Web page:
Simultaneity: Pop-up Exhibit and Art Market - Open Call for Artist Submissions
We acknowledge that the land on which we gather is the traditional and unceded territory of the Stó:lō peoples. The Stó:lō have an intrinsic relationship with what they refer to as S’olh Temexw (Our Sacred Land); therefore, we express our gratitude and respect for the honour of living and working in this territory.
Simultaneity: Pop-Up Exhibit + Art Market will feature a display of art in a range of diverse aesthetics, creative practices, and mediums submitted by members of the Lower Mainland who self-identify as part of LGBTQ 2S+ and allied community who experience, or their art expresses, interesectionality.
Applicants may submit their work online or in person starting on June 10th, 2019. Accepted artwork is to be delivered to the Kariton Art Gallery on July 12th or 13th between the hours of 11:00-4:00 p.m. Artwork must be finished / in display condition with d-rings/wire attached at the time of delivery. No submissions will be accepted after July 13th.
Artwork will be displayed on a 2’ x 4’ pegboard, and must be able to hang on small hooks. Smaller pieces may be displayed in proximity with other artists, and the AAC Gallery Co-ordinator & team reserve the right to make executive decisions regarding exhibition layout and arrangement. Please inform our team if your work requires special display instruction.
Artists may submit multiple pieces, however as the total exhibition space is limited to a 20’ x 10’ area, the Gallery Co-ordinator and team will assign layout accordingly.
Simultaneity will be on display at Jubilee Park in downtown Abbotsford at Jam in Jubilee on Thursday, July 18th, 2019 from 6:00 - 9:00 p.m., and a second showing will be displayed at Fraser Valley Pride Celebration on Saturday, July 20, 2019 from 3:00 p.m. - 8:00 p.m. The show + market presents a great opportunity for the local community to support emerging LGBTQ 2S+ and allied artists, and encourages active participation with a goal to strengthen a sense of creative citizenship among participants and the public.
Sale of Artworks - 60% of the total amount will go to the artist, with 40% being split evenly between the Abbotsford Arts Council and Fraser Valley Youth Society (Fraser Valley Pride).
Application forms are available for download below or at the Kariton Art Gallery. (Hours are Tuesday to Saturday from 11 a.m. to 4 p.m.) This application is free. It is encouraged that artists become members of the Abbotsford Arts Council, but not mandatory for this exhibit.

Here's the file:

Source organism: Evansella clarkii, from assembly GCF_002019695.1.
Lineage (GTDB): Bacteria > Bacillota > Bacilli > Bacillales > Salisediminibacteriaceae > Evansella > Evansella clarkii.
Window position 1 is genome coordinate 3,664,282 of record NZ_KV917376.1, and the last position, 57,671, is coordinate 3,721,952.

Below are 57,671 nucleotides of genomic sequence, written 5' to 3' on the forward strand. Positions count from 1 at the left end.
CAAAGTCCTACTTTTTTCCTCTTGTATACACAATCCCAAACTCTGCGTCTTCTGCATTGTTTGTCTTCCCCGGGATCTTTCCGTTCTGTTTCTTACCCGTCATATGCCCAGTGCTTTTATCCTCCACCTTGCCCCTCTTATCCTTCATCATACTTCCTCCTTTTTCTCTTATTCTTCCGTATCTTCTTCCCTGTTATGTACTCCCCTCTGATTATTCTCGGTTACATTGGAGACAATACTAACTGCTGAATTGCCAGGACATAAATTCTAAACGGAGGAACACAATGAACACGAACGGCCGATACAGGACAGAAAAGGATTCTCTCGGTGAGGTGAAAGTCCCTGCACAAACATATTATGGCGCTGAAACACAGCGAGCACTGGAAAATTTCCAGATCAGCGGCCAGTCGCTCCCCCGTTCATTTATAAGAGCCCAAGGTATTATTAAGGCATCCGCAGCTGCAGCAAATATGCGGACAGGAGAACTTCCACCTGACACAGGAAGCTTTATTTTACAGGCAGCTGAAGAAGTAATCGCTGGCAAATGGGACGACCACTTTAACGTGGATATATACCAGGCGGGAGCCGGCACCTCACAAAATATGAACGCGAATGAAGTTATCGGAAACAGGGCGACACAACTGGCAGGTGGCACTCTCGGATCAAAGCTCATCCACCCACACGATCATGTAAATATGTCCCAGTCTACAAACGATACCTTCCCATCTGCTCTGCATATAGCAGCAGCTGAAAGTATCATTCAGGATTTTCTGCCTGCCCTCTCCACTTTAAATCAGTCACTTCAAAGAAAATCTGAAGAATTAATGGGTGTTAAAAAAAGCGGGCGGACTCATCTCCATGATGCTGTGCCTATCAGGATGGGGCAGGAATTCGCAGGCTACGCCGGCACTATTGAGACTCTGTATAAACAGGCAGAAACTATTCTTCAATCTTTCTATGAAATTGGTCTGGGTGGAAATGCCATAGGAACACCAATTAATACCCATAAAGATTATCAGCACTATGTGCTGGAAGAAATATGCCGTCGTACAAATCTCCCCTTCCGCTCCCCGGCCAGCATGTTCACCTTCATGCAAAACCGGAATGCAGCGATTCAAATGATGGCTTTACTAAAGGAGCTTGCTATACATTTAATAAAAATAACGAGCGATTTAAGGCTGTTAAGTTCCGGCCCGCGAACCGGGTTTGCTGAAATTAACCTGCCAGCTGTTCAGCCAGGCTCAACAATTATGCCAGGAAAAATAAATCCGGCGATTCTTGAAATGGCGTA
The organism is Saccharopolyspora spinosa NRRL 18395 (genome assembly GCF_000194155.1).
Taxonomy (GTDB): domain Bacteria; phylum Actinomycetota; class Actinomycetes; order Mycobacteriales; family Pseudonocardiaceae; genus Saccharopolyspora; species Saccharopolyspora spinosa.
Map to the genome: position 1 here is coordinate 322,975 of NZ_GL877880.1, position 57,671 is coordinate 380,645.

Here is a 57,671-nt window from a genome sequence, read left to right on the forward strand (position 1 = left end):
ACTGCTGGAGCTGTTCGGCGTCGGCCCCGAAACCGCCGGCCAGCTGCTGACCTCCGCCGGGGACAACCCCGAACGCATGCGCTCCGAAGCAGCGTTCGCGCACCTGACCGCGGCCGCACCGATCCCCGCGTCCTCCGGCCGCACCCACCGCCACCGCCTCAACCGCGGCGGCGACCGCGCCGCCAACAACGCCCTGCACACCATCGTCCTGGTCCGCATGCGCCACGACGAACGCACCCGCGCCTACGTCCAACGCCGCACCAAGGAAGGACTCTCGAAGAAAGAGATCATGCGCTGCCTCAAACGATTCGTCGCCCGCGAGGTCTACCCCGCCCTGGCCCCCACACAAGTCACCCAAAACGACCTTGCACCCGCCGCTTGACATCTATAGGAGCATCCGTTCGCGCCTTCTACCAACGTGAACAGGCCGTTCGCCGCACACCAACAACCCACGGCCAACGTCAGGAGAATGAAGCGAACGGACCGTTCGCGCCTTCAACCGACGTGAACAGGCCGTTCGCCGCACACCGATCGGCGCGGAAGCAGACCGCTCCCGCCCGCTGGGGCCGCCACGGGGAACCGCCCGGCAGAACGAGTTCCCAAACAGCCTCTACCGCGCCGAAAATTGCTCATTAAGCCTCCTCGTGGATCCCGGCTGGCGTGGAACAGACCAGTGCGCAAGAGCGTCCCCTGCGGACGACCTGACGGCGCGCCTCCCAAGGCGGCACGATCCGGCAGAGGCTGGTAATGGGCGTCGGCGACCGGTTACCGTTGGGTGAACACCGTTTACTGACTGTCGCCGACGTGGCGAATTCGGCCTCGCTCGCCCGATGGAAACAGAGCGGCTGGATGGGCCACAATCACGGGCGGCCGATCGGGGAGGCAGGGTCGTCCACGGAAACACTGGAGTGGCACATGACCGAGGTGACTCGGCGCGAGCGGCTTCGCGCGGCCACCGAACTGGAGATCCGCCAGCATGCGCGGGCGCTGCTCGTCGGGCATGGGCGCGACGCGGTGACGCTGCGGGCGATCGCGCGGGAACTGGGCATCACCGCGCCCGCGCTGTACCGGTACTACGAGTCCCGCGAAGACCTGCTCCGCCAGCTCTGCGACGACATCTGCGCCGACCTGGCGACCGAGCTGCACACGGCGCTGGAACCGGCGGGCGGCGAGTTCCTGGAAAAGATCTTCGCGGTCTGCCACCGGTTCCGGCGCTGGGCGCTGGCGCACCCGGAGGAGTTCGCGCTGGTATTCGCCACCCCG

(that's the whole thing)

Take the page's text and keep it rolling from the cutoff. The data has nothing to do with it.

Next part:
For more information please contact the Abbotsford Arts Council by phone at 604-852-9358, or email your inquiry to Renée at firstname.lastname@example.org. Again, all provided information will be kept confidential without your express permission otherwise.
The primary focus of Simultaneity is to create an opportunity in our community for the display and sale of artworks by LGBTQ 2S+ and allied identifying visual artists from all walks of life - with equality of representation and a diversity of voices. We would like to communicate that curatorial preference will be given to people who identify as LGBTQ 2S+, who also face exclusion and/or other barriers while living as part of marginalized groups. This is directly in relation to the title of this exhibition; ‘Simultaneity’, in recognizing that these persons live simultaneously as LGBTQ/2S+ identifying and Indigenous, non-white, non-Euro-American, women, and feminist artists. This communication also includes transfolks, and persons with disabilities, or other forms of intersectionality with the aim to include experiences of people who are subject to multiple forms of oppression within society.
The title ‘simultaneity’ is a call to the work of pioneers in intersectional feminist theory; the concept was realized and named in the 1970’s by members of the Combahee River Collective in Boston, Massachusetts. [You can read the Combahee River Collective Statement here. Members of this group simultaneously lived their lives with the multifacted and interconnected influences of race, class, gender, and sexuality informing their lives and practices; they experienced these factors not in singularity, but in simultaneity.
As articulated by Maura Reilly [Curatorial Activism: Towards an Ethics of Curating, ©2018 Maura Reilly.] curators have a responsibilty to address issues of discrimination directly through “...initiatives that are leveling hierarchies, challenging assumptions, countering erasure, promoting the margins over the center, the minority over the majority, as well as positing curatorial “strategies of resistance,” provoking intelligent debate, disseminating new knowledge, which, in the end, offers up signs of hope and affirmation.”
We follow in the footsteps of those who have fought for equality through decades of postcolonial, feminist, anti-racist, and queer activism and theorizing. There is still much work to be done, and as such we aim to be fully inclusive in our artistic endeavours - seeking equality and equity in gallery representation and our walk through the art world.